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Latest update: March 2023

Potano Paddling Trail...

Kayaking near Gainesville

The Potano Padding Trail is a Florida State designated trail, getting its name from an Indian tribe that inhabited the area until the late 1600’s. The trail consists of two distinct sections: (1) a circumnavigation of Newnans Lake (a mostly easy paddle), and (2) Prairie Creek (which can be a more technical paddle), from the southwest corner of the lake to the trail endpoint at the SR 234 bridge. (Detailed map and photos below.)

paddle Potano Padding Trail, kayak, canoe

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Potano Paddling Trail

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Distance: 11.5 miles around Newnans Lake plus 4 miles on Prairie Creek
Location: Alachua County (Gainesville)
Difficulty: Easy to moderate
Tidal: No
Launch points: Earl P. Powers County Park, Palm Point City Park, Owens-Illinois County Park (See map)
Nearby points of interest: Paynes Prairie Preserve State Park, Marjorie Kinnan Rawlings Historic State Park (Cross Creek), University of Florida


Adventure Outpost (guided tours)

Support and Advocacy:

Alachua Conservation Trust



Potano Padding Trail... Comments and Photos

For most paddlers, Prairie Creek is the main attraction of the trail - from the boat ramp/launch at Earl Powers County Park the entrance to Prairie Creek is to the right, about 3/4 mile.

Potano Paddling Trail Launches

Earl P. Powers County Park

Most popular. Easy on and off, closest to Prairie Creek. Parking, restrooms, fishing, picnic, playground.

Palm Point City Park

From parking, about 200 feet on path to launch. Parking, no facilities. Popular with fishermen and birdwatchers.

Hatchett Creek Bridge

Steep sandy bank, limited parking. One mile on creek to Newnans Lake, many pullovers, best at high water (or not at all).

Owens-Illinois County Park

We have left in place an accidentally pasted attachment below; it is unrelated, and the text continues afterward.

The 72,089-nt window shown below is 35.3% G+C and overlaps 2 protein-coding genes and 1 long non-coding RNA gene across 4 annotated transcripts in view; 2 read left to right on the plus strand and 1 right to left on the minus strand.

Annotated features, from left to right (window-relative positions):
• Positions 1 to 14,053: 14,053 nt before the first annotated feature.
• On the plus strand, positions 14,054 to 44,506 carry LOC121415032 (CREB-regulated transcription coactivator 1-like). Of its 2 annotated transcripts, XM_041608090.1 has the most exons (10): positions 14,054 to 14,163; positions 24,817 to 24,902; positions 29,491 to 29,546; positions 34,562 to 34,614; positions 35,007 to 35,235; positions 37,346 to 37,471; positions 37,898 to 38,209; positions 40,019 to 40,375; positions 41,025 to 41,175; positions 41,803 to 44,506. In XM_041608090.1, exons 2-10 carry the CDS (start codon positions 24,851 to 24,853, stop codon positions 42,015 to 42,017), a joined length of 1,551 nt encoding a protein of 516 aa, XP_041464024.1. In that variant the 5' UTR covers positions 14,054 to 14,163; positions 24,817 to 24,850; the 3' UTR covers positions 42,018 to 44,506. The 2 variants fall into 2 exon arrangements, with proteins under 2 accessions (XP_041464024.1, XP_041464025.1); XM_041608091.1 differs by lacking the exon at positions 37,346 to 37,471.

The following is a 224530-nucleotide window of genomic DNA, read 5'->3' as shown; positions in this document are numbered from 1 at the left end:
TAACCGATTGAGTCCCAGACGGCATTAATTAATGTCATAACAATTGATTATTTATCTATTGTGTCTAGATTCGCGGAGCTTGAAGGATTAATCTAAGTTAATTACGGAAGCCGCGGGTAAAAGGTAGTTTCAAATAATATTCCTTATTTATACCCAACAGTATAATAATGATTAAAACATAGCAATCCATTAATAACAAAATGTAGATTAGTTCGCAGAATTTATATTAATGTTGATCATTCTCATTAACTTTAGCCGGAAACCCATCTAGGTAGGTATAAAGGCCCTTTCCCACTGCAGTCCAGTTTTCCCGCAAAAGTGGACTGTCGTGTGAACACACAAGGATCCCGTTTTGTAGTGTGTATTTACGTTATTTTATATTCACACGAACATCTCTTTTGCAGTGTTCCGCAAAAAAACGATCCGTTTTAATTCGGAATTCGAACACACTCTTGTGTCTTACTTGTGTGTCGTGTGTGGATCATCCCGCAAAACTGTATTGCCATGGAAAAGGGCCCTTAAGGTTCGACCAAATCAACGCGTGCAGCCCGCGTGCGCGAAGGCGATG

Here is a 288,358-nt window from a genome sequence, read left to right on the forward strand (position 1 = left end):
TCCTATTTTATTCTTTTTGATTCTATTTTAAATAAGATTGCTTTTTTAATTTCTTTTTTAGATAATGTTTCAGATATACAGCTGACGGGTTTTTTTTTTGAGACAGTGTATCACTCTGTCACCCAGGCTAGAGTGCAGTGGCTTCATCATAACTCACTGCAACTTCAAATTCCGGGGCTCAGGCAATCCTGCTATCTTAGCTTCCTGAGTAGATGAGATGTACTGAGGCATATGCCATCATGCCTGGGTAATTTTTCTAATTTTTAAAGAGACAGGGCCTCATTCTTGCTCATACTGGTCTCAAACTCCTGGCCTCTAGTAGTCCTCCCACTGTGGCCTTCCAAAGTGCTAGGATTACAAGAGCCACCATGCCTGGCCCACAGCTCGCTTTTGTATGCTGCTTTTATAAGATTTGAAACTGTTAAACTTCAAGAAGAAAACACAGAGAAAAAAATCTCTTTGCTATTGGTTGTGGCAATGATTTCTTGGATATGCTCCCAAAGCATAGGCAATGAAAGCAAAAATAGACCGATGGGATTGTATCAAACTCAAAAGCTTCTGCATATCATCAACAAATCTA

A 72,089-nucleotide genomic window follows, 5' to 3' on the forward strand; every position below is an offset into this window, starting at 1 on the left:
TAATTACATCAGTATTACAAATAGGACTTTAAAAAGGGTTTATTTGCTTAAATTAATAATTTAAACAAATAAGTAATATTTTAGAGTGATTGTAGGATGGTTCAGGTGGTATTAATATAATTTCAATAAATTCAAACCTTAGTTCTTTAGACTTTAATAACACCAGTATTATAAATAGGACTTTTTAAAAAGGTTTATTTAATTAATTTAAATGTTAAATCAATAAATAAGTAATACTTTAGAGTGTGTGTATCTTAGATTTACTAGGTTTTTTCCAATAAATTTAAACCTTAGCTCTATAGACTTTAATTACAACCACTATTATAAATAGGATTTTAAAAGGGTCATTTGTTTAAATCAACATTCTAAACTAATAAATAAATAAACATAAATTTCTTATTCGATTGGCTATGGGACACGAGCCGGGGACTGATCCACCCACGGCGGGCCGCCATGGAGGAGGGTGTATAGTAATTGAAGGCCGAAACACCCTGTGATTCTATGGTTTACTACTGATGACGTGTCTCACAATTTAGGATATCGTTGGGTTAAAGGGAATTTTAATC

Easy on and off. Parking, picnic, fishing, playground.

CR234 Bridge

Take-out point for end of paddling trail on Prairie Creek. Limited parking, no facilities.



Paddling on Newnans Lake

Newnans Lake, almost completely undeveloped and lined by cypress, is about 7,500 acres at normal levels and is a popular fishing lake. It's about 11.5 miles to circumnavigate, open to the elements. Popular for fishing, this is not the type of water a recreational paddler typically seeks out although channels along the shoreline do offer some shelter and birdwatching opportunities.
include eagles, ospreys, and great blue herons among many other birds. Alligators and otters can also be seen.

The lake has some interesting geological features. It sits atop the Hawthorne Formation, a layer of phosphate rich clay, which gives the water a cloudy, grayish tint. While the water is not as pretty or reflective as most Florida lakes, it is rich in natural nutrients which support a food chain attracting a large number of aquatic birds.


During a drought in 2000, the remnants of over 100 Indian dugout canoes ranging from 500 to 5,000 years old were discovered in the dry lake bottom. As it turns out, this is the world’s largest discovery of ancient watercraft. Consisting of remnants and fragments too fragile to move, they remain in the lake. Read more about this archaeological find .

Paddling on Prairie Creek

As it leaves the lake, Prairie Creek passes under Hwy 20 and a bike bridge of the Gainesville-Hawthorne State Trail. Here, water levels are important: too low and the creek becomes a series of downed logs and pullovers; too high and you will not be able to pass under the bike trail bridge. At normal water levels, the creek is narrow and shallow with many twists and turns. The bank is lined with cypress knees and shaded by cypress, pine and oak. Numerous small gators, waterbirds and deer can be seen.

From the Hwy 20 Bridge, it is a little less than 4 miles to the take-out at CR234. For about the first 2.5 miles the creek remains in its natural state. Then about 1.2 miles before the CR234 take-out, you will see a steel water control gate. Here the creek becomes a dug-out canal leading to the take-out. Camps Canal ultimately empties into Orange Lake, but it becomes impassable shortly beyond the take-out.

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